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Panelists Take Closer Look at Evangelicals, New Global Mission

The 'Evangelicals and the New Global Mission' panel discussion addressed the new definition of an Evangelical and how this powerful voting block helps shape the foreign policies of the Bush administration.

Panelists Take Closer Look at Evangelicals, New Global Mission

WASHINGTON – Hundreds of Washingtonians filed their way into the Ronald Reagan Building Amphitheatre Thursday evening to hear four seasoned panelists give their take on the definition of an Evangelical and how this powerful voting block helps shape the foreign policies of the Bush administration.

Titled “Evangelicals and the New Global Mission,” the public town hall meeting began with the acknowledgement of the Evangelical movement’s involvement on domestic policies related to abortion, stem-cell research and gay marriage.

However, as Pew Forum President Luis Lugo explained, the main goal of the panel discussion was to unveil the story of American Evangelicals’ involvement in the international scene.

“Tonight’s town hall meeting [will be] addressing Evangelicals’ increasing influence on global human rights issues such as religious freedom, sex trafficking, and aid for Africa,” explained Lugo, whose organization sponsored the event. “In the process of the discussion we will bring the historical, theological sources of Evangelical involvement in these international issues.”

Throughout the 90-minute discussion, the four speakers – Deborah Fikes, Executive Director of the Midland Ministerial Alliance in Texas; Professor Allen Hertzke, director of Religious Studies at the University of Oklahoma; Dr. Paul Marshall, Director of the Center for Religious Freedom at Freedom House; and Ambassador Robert Seiple, founder of the Institute for Global Engagement and former President of World Vision – attempted to address these theological issues, but were largely inconclusive.

Ambassador Seiple described Evangelicals as those who hold “a high view of scripture and the desire to share what we feel is good news.” Hertzke interjected with an additional standard: “a born again experience.” According to Fikes however, Evangelicals are merely “the followers of Christ.”

Despite these differences, the panelists agreed that the definition of an Evangelical stretches much further than the traditional understanding as a “white, middle-class” citizen, and struggled to break the often misconstrued image of Evangelicals as a group of narrow-minded Christians with a narrow set of values.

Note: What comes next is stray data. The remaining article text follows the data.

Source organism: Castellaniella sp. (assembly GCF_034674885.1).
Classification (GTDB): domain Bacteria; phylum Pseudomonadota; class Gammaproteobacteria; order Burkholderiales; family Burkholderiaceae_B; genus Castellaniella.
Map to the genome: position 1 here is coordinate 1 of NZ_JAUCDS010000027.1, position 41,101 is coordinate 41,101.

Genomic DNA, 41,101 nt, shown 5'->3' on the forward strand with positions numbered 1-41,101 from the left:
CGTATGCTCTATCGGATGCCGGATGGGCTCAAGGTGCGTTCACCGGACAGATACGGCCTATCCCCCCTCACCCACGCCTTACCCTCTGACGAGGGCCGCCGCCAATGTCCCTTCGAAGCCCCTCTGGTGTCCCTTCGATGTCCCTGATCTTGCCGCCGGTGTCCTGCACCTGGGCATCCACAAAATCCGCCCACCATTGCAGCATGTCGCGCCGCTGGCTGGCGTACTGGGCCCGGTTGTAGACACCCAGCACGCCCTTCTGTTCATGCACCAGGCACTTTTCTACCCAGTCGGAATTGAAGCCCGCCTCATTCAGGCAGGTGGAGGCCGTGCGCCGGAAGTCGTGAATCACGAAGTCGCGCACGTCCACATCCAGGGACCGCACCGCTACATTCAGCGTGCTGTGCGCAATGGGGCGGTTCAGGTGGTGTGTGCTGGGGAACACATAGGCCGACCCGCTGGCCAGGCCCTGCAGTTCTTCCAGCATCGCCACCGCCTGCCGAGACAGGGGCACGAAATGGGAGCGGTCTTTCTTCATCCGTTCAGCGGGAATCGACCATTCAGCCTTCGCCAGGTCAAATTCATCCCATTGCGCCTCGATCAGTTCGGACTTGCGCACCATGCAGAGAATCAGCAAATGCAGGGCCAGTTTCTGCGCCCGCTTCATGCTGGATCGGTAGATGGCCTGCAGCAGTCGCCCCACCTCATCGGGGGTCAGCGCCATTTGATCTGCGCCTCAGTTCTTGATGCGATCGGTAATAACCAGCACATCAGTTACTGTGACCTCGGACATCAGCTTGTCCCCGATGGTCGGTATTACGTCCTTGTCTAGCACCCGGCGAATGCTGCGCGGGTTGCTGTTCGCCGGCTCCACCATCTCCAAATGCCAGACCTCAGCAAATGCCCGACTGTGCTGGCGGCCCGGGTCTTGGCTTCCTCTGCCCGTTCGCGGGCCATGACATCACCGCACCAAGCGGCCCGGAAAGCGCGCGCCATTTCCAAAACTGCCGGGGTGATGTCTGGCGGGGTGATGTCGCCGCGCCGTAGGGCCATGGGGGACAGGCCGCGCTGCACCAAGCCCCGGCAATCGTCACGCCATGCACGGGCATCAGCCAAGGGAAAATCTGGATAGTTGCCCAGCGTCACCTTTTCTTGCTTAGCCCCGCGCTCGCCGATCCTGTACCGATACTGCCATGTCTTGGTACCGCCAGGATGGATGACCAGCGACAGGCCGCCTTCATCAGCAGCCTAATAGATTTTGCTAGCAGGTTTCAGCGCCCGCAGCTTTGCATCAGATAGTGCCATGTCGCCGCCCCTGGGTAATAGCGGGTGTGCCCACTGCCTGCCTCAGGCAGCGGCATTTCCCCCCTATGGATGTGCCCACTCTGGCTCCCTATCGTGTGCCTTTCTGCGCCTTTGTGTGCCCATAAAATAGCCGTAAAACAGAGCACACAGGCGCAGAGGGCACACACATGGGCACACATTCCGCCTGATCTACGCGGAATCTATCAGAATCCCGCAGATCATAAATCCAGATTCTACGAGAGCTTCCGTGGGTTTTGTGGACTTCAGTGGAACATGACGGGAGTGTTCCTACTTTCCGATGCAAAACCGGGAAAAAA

“Many times evangelicals are viewed as people who evangelize and convert and are interested in numbers,” said Fikes.

“But if you truly are a follower of Christ and you take the scripture seriously, you must be engaged,” she added.

Hertzke explained that this “engagement” involves a “greater awareness of the wider gospel message on global justice and human rights.”

Panelists also touched-up on why Evangelicals choose to “engage” themselves in certain issues and turn from others.

As one example, host Kojo Nnamdi asked why Evangelicals are so involved in stopping Northern Sudan’s Islamic government’s violence against Southern Sudan’s largely Christian population, when 10 years ago little was said during the genocide between two Muslim populations in Rwanda.

Marshall explained that two critical factors determine the Evangelical choice of engagement: communication and identification. In the case of Southern Sudan, he explained, local churches helped communicate the evil occurring in the area in more effective ways than the local media. In addition, since the violence ensued against brothers and sisters in Christ, the identification factor came into play for many Evangelicals.

On a similar note, Fikes later addressed why Evangelicals are less involved in the mostly Muslim conflict in Darfur than they were in the Christian-Muslim conflict in Southern Sudan.

“The difference in Darfur is that … we did not have the contact in Darfur to do what we did in Southern Sudan,” she said, pointing to the “communication” factor. “We had sister churches we can partner and work with in Southern Sudan, but Darfur is a Muslim region.”

The panelists also briefly addressed critical issues such as the U.S. government’s abstinence-only approach to the Ugandan HIV/AIDS crisis, the Evangelical support for the state of Israel, and the post 9/11 understanding of Muslim-Christian relationships.

The Thursday evening program, which was jointly sponsored by the Pew Form, American Abroad Media and American University Radio, ended with a thought-provoking statement regarding the conundrum in the Judeo-Christian identity of America.

“We are as a nation in a sense trapped,” said Marvin Kalb, a veteran journalist and co-moderator of the program. “We are very religious, but we have a structure of government that is designed to keep religion out of that decision making process.”

The town hall meeting was recorded for a special broadcast on WAMU 88.5 FM radio in Washington. For more information on when the program will air, visit:

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